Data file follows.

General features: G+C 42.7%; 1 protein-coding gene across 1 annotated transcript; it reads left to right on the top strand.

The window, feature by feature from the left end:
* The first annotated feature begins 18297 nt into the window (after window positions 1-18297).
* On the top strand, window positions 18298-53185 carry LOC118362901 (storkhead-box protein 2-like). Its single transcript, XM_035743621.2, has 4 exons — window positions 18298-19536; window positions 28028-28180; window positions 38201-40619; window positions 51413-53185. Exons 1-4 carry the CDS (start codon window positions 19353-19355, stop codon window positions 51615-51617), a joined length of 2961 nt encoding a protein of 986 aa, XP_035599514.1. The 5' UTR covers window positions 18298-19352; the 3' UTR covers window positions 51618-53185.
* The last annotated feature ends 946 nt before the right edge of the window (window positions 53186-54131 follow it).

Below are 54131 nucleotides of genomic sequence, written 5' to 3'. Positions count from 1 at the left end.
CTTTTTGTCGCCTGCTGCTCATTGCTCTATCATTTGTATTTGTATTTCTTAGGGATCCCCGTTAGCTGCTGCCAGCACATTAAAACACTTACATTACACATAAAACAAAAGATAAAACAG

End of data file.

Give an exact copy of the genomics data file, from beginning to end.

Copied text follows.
General features: G+C 42.7%; 1 protein-coding gene across 1 annotated transcript; it reads left to right on the top strand.

The window, feature by feature from the left end:
* The first annotated feature begins 18297 nt into the window (after window positions 1-18297).
* On the top strand, window positions 18298-53185 carry LOC118362901 (storkhead-box protein 2-like). Its single transcript, XM_035743621.2, has 4 exons — window positions 18298-19536; window positions 28028-28180; window positions 38201-40619; window positions 51413-53185. Exons 1-4 carry the CDS (start codon window positions 19353-19355, stop codon window positions 51615-51617), a joined length of 2961 nt encoding a protein of 986 aa, XP_035599514.1. The 5' UTR covers window positions 18298-19352; the 3' UTR covers window positions 51618-53185.
* The last annotated feature ends 946 nt before the right edge of the window (window positions 53186-54131 follow it).

Below are 54131 nucleotides of genomic sequence, written 5' to 3'. Positions count from 1 at the left end.
CTTTTTGTCGCCTGCTGCTCATTGCTCTATCATTTGTATTTGTATTTCTTAGGGATCCCCGTTAGCTGCTGCCAGCACATTAAAACACTTACATTACACATAAAACAAAAGATAAAACAG